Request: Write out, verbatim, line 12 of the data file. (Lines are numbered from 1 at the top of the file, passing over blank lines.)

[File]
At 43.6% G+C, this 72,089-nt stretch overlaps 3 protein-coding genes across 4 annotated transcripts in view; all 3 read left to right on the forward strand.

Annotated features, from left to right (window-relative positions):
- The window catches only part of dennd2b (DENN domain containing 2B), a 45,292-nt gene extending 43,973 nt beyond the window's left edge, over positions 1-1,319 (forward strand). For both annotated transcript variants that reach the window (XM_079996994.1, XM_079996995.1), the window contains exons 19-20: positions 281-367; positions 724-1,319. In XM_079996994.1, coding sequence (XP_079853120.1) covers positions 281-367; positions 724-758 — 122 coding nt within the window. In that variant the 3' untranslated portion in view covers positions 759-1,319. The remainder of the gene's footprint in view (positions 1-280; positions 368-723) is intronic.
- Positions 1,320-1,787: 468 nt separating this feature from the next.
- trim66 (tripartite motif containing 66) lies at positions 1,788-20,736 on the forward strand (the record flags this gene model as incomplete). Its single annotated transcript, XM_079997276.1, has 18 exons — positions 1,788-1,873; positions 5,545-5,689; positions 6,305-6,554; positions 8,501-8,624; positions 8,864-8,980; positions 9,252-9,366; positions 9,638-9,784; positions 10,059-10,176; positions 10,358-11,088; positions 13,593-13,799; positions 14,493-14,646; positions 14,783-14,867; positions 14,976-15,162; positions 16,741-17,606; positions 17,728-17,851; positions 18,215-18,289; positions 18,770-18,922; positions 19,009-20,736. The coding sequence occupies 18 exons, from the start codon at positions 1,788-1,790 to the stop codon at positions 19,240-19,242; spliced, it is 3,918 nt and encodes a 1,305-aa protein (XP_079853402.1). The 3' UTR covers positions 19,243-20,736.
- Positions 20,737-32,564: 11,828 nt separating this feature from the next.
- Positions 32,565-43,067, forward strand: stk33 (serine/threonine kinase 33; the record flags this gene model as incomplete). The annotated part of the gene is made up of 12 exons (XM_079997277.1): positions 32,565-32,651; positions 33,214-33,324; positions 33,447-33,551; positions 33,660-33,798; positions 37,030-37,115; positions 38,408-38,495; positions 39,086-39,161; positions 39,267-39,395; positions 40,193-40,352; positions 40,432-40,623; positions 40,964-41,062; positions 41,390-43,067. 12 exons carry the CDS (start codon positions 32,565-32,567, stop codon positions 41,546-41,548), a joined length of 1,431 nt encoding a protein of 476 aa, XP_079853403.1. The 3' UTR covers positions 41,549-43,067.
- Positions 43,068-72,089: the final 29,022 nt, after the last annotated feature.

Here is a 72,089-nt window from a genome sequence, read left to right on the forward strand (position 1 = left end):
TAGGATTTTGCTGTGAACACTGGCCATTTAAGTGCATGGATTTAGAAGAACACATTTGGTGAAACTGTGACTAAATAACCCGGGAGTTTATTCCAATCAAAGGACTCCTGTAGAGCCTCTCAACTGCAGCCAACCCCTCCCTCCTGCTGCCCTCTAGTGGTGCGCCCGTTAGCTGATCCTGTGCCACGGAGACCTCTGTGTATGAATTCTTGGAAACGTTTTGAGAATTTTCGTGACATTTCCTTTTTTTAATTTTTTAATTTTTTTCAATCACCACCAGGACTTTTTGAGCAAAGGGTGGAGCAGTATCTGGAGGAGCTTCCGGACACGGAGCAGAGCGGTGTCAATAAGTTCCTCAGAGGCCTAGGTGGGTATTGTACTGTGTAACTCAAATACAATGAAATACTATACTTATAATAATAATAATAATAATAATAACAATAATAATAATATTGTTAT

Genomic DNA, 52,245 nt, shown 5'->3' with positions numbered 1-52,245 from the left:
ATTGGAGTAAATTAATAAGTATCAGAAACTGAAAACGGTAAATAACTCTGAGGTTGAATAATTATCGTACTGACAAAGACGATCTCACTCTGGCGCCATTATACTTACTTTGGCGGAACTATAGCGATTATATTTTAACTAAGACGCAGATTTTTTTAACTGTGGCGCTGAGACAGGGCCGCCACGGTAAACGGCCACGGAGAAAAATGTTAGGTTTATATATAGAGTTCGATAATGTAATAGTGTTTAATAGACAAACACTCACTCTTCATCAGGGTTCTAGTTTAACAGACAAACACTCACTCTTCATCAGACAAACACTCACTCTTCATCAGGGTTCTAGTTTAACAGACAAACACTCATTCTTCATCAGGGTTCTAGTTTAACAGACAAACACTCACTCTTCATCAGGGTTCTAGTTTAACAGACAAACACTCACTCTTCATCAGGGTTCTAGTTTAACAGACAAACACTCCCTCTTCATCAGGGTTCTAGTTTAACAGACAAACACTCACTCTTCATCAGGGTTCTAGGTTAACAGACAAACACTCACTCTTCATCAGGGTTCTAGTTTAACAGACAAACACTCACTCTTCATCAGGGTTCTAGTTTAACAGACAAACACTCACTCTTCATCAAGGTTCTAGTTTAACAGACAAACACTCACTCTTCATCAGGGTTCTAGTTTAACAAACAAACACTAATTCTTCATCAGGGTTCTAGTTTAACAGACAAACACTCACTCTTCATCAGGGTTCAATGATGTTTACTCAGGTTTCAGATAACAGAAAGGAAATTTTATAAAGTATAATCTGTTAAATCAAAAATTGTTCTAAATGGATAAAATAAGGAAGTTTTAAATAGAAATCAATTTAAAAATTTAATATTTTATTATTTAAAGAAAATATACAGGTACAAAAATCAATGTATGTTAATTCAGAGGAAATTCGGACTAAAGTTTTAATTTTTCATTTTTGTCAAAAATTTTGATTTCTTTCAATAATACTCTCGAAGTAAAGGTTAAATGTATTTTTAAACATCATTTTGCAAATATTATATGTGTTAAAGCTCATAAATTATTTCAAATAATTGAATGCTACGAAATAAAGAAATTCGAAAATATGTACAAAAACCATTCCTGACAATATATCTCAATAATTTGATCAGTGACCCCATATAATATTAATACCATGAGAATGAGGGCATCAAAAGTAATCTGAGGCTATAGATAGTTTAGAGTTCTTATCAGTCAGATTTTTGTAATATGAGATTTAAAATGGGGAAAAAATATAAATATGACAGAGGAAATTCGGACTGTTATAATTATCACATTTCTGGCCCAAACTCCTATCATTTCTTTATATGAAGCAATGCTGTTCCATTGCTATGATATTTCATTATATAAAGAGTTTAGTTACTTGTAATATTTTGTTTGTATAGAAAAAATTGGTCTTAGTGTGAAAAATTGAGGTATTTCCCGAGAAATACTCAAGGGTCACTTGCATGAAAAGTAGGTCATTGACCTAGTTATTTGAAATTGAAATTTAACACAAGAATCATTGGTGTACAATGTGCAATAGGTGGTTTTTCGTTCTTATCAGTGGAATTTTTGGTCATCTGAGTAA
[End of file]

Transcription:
ATTGGAGTAAATTAATAAGTATCAGAAACTGAAAACGGTAAATAACTCTGAGGTTGAATAATTATCGTACTGACAAAGACGATCTCACTCTGGCGCCATTATACTTACTTTGGCGGAACTATAGCGATTATATTTTAACTAAGACGCAGATTTTTTTAACTGTGGCGCTGAGACAGGGCCGCCACGGTAAACGGCCACGGAGAAAAATGTTAGGTTTATATATAGAGTTCGATAATGTAATAGTGTTTAATAGACAAACACTCACTCTTCATCAGGGTTCTAGTTTAACAGACAAACACTCACTCTTCATCAGACAAACACTCACTCTTCATCAGGGTTCTAGTTTAACAGACAAACACTCATTCTTCATCAGGGTTCTAGTTTAACAGACAAACACTCACTCTTCATCAGGGTTCTAGTTTAACAGACAAACACTCACTCTTCATCAGGGTTCTAGTTTAACAGACAAACACTCCCTCTTCATCAGGGTTCTAGTTTAACAGACAAACACTCACTCTTCATCAGGGTTCTAGGTTAACAGACAAACACTCACTCTTCATCAGGGTTCTAGTTTAACAGACAAACACTCACTCTTCATCAGGGTTCTAGTTTAACAGACAAACACTCACTCTTCATCAAGGTTCTAGTTTAACAGACAAACACTCACTCTTCATCAGGGTTCTAGTTTAACAAACAAACACTAATTCTTCATCAGGGTTCTAGTTTAACAGACAAACACTCACTCTTCATCAGGGTTCAATGATGTTTACTCAGGTTTCAGATAACAGAAAGGAAATTTTATAAAGTATAATCTGTTAAATCAAAAATTGTTCTAAATGGATAAAATAAGGAAGTTTTAAATAGAAATCAATTTAAAAATTTAATATTTTATTATTTAAAGAAAATATACAGGTACAAAAATCAATGTATGTTAATTCAGAGGAAATTCGGACTAAAGTTTTAATTTTTCATTTTTGTCAAAAATTTTGATTTCTTTCAATAATACTCTCGAAGTAAAGGTTAAATGTATTTTTAAACATCATTTTGCAAATATTATATGTGTTAAAGCTCATAAATTATTTCAAATAATTGAATGCTACGAAATAAAGAAATTCGAAAATATGTACAAAAACCATTCCTGACAATATATCTCAATAATTTGATCAGTGACCCCATATAATATTAATACCATGAGAATGAGGGCATCAAAAGTAATCTGAGGCTATAGATAGTTTAGAGTTCTTATCAGTCAGATTTTTGTAATATGAGATTTAAAATGGGGAAAAAATATAAATATGACAGAGGAAATTCGGACTGTTATAATTATCACATTTCTGGCCCAAACTCCTATCATTTCTTTATATGAAGCAATGCTGTTCCATTGCTATGATATTTCATTATATAAAGAGTTTAGTTACTTGTAATATTTTGTTTGTATAGAAAAAATTGGTCTTAGTGTGAAAAATTGAGGTATTTCCCGAGAAATACTCAAGGGTCACTTGCATGAAAAGTAGGTCATTGACCTAGTTATTTGAAATTGAAATTTAACACAAGAATCATTGGTGTACAATGTGCAATAGGTGGTTTTTCGTTCTTATCAGTGGAATTTTTGGTCATCTGAGTAA